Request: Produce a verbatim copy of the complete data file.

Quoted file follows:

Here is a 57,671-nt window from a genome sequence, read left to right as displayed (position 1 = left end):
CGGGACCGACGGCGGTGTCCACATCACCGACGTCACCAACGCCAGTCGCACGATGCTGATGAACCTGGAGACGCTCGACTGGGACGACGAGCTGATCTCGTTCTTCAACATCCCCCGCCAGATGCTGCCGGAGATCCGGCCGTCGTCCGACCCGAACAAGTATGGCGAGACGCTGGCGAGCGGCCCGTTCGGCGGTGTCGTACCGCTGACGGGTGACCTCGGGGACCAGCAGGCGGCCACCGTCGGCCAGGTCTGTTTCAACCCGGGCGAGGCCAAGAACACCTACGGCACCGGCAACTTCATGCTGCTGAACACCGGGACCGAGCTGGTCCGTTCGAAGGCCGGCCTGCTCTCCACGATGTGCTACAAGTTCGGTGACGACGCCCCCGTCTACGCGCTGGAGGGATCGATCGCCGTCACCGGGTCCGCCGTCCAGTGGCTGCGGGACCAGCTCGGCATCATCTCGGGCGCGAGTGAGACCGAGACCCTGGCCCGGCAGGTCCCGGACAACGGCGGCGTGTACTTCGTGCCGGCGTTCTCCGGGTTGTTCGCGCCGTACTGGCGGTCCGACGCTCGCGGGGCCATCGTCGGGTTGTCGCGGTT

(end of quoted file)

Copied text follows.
Here is a 57,671-nt window from a genome sequence, read left to right as displayed (position 1 = left end):
CGGGACCGACGGCGGTGTCCACATCACCGACGTCACCAACGCCAGTCGCACGATGCTGATGAACCTGGAGACGCTCGACTGGGACGACGAGCTGATCTCGTTCTTCAACATCCCCCGCCAGATGCTGCCGGAGATCCGGCCGTCGTCCGACCCGAACAAGTATGGCGAGACGCTGGCGAGCGGCCCGTTCGGCGGTGTCGTACCGCTGACGGGTGACCTCGGGGACCAGCAGGCGGCCACCGTCGGCCAGGTCTGTTTCAACCCGGGCGAGGCCAAGAACACCTACGGCACCGGCAACTTCATGCTGCTGAACACCGGGACCGAGCTGGTCCGTTCGAAGGCCGGCCTGCTCTCCACGATGTGCTACAAGTTCGGTGACGACGCCCCCGTCTACGCGCTGGAGGGATCGATCGCCGTCACCGGGTCCGCCGTCCAGTGGCTGCGGGACCAGCTCGGCATCATCTCGGGCGCGAGTGAGACCGAGACCCTGGCCCGGCAGGTCCCGGACAACGGCGGCGTGTACTTCGTGCCGGCGTTCTCCGGGTTGTTCGCGCCGTACTGGCGGTCCGACGCTCGCGGGGCCATCGTCGGGTTGTCGCGGTT